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Harsh austerity measures imposed by the government in Westminster have led to a dramatic increase in the number of children in the UK living in poverty. Whilst corporation tax has fallen significantly in the past three years, 71,428 people were forced to use charity food banks in Scotland between April 2013- March 2014 to feed their families. The fact that poverty is rising whilst unemployment is falling demonstrates the growth of the phenomenon of the ‘working poor’- a severe injustice and one that highlights a fundamental problem with my own country’s continued loyalty to a neoliberal economic ideology.

It is with this injustice in mind that I have been following with particular interest the row over pensions and welfare reform that has dominated political discourse in Belgium since the formation of the new government. Fuelled by curiosity and a general sense of solidarity with struggling public servants and the working class internationally, I joined the march on Wednesday from Gare du Nord to Midi.

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There were several remarkable things about the poster advertising the visit of Conchita Wurst, 2014 winner of the Eurovision song contest, to the European Parliament on 8th October. The photo of the bearded woman was the most obvious. Keener observers, however, would also have noted that the Parliament's logo was absent; instead, those of five party groups were lined along the bottom. What stopped these being consolidated into the single hemicycle graphic of the institution as a whole (and, indeed, a lot of ink being saved in the process) was the absence of the two remaining groups: the European Conservatives and Reformists (ECR) and Europe of Freedom and Direct Democracy (EFDD).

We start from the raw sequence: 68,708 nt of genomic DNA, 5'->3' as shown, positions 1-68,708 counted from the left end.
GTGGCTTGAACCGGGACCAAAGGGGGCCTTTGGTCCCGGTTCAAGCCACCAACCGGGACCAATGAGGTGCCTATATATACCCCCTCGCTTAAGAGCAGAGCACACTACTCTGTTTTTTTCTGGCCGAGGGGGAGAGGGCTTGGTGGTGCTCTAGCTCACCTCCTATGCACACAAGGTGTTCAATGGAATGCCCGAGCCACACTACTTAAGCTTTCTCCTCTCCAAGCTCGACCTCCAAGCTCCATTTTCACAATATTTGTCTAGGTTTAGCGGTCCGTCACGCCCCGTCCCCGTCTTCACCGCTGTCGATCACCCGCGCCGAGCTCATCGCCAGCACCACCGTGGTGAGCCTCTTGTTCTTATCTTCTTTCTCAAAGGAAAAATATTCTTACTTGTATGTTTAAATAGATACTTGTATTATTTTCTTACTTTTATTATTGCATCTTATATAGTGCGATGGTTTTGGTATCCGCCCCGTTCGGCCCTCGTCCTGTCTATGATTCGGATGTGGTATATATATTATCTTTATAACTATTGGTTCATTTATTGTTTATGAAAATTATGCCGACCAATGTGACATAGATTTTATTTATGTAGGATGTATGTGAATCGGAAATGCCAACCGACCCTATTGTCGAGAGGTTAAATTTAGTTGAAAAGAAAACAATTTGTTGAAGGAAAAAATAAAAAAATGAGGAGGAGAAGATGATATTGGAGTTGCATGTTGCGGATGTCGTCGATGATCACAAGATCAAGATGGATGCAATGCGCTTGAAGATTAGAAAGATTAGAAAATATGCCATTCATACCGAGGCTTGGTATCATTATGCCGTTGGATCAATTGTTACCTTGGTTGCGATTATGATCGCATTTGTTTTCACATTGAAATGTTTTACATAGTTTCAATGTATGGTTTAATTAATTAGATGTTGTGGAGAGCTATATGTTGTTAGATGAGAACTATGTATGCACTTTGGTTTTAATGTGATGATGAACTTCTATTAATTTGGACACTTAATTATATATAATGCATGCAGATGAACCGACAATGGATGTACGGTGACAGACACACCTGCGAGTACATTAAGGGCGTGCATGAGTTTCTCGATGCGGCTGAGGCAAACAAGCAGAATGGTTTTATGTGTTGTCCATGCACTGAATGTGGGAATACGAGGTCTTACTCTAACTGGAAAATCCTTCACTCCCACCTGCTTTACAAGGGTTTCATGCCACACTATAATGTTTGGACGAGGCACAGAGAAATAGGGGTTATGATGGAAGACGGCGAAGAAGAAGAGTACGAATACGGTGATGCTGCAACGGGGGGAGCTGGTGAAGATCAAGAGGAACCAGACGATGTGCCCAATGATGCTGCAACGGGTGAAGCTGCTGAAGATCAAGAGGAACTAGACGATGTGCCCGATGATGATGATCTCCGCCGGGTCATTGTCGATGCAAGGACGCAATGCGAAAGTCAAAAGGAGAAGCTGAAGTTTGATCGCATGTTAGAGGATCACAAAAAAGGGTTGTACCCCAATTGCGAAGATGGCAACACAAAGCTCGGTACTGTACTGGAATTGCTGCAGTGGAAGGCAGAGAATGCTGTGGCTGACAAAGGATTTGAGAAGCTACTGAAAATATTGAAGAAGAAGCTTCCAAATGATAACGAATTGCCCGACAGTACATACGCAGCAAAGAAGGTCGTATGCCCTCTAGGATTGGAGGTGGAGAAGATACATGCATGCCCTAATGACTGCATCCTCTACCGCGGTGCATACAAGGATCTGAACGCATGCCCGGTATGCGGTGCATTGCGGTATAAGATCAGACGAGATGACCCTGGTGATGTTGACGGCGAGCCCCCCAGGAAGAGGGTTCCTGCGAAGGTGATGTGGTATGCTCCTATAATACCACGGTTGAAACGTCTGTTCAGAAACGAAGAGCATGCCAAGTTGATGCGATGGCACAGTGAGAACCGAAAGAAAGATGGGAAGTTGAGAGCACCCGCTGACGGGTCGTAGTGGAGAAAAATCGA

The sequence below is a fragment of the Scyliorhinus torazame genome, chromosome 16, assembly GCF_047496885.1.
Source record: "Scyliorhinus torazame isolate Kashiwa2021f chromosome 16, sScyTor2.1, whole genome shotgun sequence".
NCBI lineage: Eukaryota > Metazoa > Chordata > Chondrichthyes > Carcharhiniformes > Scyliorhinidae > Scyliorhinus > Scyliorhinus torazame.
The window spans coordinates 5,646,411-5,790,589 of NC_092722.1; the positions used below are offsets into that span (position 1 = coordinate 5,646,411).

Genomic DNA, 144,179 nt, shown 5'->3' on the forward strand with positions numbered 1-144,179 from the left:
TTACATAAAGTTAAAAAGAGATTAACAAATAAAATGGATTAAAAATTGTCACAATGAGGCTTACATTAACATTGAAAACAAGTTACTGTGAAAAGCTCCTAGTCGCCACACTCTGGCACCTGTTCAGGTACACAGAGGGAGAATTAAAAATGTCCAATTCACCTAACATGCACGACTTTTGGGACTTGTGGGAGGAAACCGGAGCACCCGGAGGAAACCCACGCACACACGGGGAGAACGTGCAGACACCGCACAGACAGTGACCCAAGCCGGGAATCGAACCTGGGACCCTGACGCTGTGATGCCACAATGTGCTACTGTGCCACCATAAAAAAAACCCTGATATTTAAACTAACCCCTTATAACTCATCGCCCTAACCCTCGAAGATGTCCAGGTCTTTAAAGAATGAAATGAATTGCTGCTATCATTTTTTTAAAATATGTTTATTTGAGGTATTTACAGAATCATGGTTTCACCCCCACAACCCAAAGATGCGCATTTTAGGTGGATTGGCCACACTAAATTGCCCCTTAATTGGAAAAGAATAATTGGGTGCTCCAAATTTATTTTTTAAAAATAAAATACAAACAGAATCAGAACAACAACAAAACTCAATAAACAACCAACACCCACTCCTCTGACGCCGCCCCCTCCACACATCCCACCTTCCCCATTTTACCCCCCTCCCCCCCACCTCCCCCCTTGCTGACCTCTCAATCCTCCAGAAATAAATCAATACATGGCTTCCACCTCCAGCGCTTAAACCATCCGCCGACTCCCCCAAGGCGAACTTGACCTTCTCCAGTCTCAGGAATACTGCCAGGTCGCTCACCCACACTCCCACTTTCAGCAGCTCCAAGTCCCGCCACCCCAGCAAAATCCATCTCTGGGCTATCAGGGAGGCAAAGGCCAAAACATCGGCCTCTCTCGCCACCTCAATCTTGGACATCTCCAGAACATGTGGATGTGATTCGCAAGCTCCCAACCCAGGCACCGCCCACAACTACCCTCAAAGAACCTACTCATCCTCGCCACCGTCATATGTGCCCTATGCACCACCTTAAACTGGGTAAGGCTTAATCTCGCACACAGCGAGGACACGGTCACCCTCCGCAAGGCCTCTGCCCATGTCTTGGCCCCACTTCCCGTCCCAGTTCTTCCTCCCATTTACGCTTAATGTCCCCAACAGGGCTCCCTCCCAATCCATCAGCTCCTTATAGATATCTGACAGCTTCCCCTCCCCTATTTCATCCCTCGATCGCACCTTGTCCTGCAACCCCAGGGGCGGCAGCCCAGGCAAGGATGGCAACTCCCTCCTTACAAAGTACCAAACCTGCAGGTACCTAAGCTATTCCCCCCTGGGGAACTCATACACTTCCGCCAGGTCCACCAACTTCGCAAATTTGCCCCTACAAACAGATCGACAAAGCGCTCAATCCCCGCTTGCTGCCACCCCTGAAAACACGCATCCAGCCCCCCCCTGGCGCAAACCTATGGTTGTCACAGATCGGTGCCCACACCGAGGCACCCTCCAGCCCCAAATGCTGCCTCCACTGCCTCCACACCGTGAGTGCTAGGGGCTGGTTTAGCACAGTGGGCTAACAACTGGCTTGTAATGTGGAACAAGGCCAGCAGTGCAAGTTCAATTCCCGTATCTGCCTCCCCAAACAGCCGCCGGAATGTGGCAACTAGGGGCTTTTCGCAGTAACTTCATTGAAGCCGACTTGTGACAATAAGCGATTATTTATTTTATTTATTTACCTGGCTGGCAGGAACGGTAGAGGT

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After arriving in Brussels to begin a traineeship at one of the EU institutions, interns are bombarded with information and advice during the many welcome conferences designed to make the transition into the Brussels bubble as smooth as possible. For this autumn's intake, the speakers were keen to stress that we had arrived at an exciting moment.

The appointment of the new commission - which happens only once every five years - is currently underway. One of the advantages of a traineeship at the European Parliament, whose MEPs vet potential commissioners' suitability for their post through a series of hearings, is the opportunity to witness these proceedings first hand.

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Nicaragua, the largest country in Central America, is home to a rich and very diverse wildlife. Nearly one-fifth of the country are protected national parks or nature reserves. However, plans of a new large scale canal project to connect the Caribbean Sea to the Pacific Ocean, risks destroying the country’s unique ecosystems and wild life. Determined to lift Nicaragua out of poverty and unemployment, the government have made plans to create a new shipping route through Nicaragua. This would offer an alternative to the existing Panama Canal, which has been a key conduit for international maritime trade crossing from the Atlantic to the Pacific Ocean for one hundred years.

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As a Ukrainian living in Belgium, it seems like nowadays everyone is an expert on Ukrainian politics. At least many people are eager to say so. Yet when I ask people who have been there from the beginning and have witnessed the situation first-hand, they are hesitant to come to any quick or easy conclusions. I recently asked a friend of mine who is a journalist in Ukraine to recommend a good source of information; he said that “since the Russians shut down www.kommersant.ua –a previous source of high quality information- I have almost given up on reading internet sources covering Ukraine. The materials now are too focused on persuasion rather than information.”

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